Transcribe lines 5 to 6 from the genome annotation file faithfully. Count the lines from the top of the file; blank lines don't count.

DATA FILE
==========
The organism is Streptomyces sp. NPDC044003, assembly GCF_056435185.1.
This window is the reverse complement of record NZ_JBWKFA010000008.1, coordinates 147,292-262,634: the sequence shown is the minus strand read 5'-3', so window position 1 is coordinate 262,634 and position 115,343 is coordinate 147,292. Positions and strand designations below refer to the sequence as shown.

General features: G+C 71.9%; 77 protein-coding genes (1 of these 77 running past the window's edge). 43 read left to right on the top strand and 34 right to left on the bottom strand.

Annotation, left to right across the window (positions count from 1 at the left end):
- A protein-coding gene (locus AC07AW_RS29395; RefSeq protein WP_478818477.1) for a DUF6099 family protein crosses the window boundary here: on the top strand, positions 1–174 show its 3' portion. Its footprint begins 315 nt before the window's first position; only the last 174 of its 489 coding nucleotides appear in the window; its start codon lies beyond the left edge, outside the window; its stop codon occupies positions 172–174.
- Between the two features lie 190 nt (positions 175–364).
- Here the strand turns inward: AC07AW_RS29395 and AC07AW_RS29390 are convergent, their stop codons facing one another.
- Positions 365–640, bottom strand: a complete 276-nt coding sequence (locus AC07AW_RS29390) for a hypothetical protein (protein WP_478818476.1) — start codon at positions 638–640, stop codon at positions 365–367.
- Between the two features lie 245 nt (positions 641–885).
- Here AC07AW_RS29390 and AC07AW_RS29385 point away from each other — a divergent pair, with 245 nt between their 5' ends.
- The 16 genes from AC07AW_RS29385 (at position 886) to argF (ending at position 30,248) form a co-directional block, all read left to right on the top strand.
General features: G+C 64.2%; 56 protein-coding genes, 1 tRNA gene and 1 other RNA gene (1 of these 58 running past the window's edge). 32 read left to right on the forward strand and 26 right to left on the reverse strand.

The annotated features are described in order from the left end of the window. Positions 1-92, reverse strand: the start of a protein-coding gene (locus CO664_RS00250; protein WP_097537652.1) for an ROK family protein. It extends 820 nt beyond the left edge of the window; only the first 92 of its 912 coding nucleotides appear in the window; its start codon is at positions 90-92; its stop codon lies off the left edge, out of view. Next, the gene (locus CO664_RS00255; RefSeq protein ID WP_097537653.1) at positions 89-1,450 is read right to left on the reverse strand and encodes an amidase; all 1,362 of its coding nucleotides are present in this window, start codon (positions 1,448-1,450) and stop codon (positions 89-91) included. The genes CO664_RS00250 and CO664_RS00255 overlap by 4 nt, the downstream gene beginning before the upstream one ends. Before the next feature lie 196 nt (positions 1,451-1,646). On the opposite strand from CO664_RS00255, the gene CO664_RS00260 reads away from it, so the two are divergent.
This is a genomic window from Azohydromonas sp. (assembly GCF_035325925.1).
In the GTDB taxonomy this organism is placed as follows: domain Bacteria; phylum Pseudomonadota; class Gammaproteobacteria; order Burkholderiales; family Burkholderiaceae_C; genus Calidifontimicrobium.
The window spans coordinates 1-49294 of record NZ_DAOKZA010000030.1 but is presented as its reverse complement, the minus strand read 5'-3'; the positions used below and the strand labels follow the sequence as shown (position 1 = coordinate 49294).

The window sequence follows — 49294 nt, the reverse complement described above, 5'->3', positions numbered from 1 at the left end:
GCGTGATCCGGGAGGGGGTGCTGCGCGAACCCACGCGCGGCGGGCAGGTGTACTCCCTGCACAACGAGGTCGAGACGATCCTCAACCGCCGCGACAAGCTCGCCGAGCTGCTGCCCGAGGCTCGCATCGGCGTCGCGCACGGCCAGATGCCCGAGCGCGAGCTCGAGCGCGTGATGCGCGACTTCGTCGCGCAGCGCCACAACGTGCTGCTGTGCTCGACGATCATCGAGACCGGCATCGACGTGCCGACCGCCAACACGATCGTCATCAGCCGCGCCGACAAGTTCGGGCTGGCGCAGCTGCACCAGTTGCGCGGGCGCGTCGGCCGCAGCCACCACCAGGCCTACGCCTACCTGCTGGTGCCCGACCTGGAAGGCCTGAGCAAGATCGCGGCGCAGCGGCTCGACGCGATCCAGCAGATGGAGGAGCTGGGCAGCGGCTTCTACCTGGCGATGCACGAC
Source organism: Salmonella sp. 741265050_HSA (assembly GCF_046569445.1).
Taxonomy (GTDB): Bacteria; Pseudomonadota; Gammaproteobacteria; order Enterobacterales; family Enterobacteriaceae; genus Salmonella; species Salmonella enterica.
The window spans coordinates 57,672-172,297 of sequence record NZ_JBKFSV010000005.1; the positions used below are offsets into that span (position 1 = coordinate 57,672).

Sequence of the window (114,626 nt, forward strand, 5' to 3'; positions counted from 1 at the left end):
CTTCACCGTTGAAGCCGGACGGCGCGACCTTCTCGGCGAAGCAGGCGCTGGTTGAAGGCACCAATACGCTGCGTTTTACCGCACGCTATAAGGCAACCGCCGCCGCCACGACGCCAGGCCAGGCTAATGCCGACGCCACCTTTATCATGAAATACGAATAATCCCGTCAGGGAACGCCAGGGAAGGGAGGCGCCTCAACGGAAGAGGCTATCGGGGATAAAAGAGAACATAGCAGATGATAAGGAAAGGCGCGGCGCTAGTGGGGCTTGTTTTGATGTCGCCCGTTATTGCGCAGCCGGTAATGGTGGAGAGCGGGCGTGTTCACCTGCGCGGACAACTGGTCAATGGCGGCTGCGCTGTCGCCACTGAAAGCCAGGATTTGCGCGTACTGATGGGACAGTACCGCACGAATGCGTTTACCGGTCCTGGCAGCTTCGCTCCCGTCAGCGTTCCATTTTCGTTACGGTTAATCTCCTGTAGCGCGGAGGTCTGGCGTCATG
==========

- A protein-coding gene (locus AC07AW_RS29395; RefSeq protein WP_478818477.1) for a DUF6099 family protein crosses the window boundary here: on the top strand, positions 1–174 show its 3' portion. Its footprint begins 315 nt before the window's first position; only the last 174 of its 489 coding nucleotides appear in the window; its start codon lies beyond the left edge, outside the window; its stop codon occupies positions 172–174.
- Between the two features lie 190 nt (positions 175–364).